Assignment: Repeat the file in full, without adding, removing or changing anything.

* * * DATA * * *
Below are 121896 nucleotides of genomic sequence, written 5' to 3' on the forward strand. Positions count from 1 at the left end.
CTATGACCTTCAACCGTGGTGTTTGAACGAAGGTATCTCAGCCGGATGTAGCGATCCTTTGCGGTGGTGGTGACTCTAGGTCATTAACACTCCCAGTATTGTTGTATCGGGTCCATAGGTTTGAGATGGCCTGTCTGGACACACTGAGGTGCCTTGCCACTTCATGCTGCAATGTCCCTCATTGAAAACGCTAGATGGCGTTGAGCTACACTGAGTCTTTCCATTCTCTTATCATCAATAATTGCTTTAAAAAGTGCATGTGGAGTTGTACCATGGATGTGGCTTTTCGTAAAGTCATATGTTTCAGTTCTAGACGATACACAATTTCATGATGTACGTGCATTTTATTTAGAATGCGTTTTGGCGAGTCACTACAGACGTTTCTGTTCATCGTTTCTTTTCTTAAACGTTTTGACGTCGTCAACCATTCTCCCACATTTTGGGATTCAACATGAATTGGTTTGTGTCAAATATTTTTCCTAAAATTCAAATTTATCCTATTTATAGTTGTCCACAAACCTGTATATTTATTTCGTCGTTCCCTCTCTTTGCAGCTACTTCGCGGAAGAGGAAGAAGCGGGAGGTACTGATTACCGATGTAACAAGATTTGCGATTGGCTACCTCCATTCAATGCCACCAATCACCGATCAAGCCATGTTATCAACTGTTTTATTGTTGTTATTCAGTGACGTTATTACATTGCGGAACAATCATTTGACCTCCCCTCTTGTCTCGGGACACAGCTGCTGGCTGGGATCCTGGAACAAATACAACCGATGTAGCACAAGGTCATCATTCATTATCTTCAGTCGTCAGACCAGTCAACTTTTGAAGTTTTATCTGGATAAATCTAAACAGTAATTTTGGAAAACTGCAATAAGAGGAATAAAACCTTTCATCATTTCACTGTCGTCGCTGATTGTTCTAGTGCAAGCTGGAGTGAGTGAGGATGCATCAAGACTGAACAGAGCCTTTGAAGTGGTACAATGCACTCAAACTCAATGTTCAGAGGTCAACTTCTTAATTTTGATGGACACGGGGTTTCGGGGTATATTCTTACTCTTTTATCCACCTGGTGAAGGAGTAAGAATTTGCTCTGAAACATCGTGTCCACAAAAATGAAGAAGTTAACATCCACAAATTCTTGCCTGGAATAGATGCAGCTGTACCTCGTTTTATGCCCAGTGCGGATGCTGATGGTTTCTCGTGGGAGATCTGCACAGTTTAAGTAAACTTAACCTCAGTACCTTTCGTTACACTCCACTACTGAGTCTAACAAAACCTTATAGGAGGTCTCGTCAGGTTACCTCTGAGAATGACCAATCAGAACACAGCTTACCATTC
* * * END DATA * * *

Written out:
Below are 121896 nucleotides of genomic sequence, written 5' to 3' on the forward strand. Positions count from 1 at the left end.
CTATGACCTTCAACCGTGGTGTTTGAACGAAGGTATCTCAGCCGGATGTAGCGATCCTTTGCGGTGGTGGTGACTCTAGGTCATTAACACTCCCAGTATTGTTGTATCGGGTCCATAGGTTTGAGATGGCCTGTCTGGACACACTGAGGTGCCTTGCCACTTCATGCTGCAATGTCCCTCATTGAAAACGCTAGATGGCGTTGAGCTACACTGAGTCTTTCCATTCTCTTATCATCAATAATTGCTTTAAAAAGTGCATGTGGAGTTGTACCATGGATGTGGCTTTTCGTAAAGTCATATGTTTCAGTTCTAGACGATACACAATTTCATGATGTACGTGCATTTTATTTAGAATGCGTTTTGGCGAGTCACTACAGACGTTTCTGTTCATCGTTTCTTTTCTTAAACGTTTTGACGTCGTCAACCATTCTCCCACATTTTGGGATTCAACATGAATTGGTTTGTGTCAAATATTTTTCCTAAAATTCAAATTTATCCTATTTATAGTTGTCCACAAACCTGTATATTTATTTCGTCGTTCCCTCTCTTTGCAGCTACTTCGCGGAAGAGGAAGAAGCGGGAGGTACTGATTACCGATGTAACAAGATTTGCGATTGGCTACCTCCATTCAATGCCACCAATCACCGATCAAGCCATGTTATCAACTGTTTTATTGTTGTTATTCAGTGACGTTATTACATTGCGGAACAATCATTTGACCTCCCCTCTTGTCTCGGGACACAGCTGCTGGCTGGGATCCTGGAACAAATACAACCGATGTAGCACAAGGTCATCATTCATTATCTTCAGTCGTCAGACCAGTCAACTTTTGAAGTTTTATCTGGATAAATCTAAACAGTAATTTTGGAAAACTGCAATAAGAGGAATAAAACCTTTCATCATTTCACTGTCGTCGCTGATTGTTCTAGTGCAAGCTGGAGTGAGTGAGGATGCATCAAGACTGAACAGAGCCTTTGAAGTGGTACAATGCACTCAAACTCAATGTTCAGAGGTCAACTTCTTAATTTTGATGGACACGGGGTTTCGGGGTATATTCTTACTCTTTTATCCACCTGGTGAAGGAGTAAGAATTTGCTCTGAAACATCGTGTCCACAAAAATGAAGAAGTTAACATCCACAAATTCTTGCCTGGAATAGATGCAGCTGTACCTCGTTTTATGCCCAGTGCGGATGCTGATGGTTTCTCGTGGGAGATCTGCACAGTTTAAGTAAACTTAACCTCAGTACCTTTCGTTACACTCCACTACTGAGTCTAACAAAACCTTATAGGAGGTCTCGTCAGGTTACCTCTGAGAATGACCAATCAGAACACAGCTTACCATTC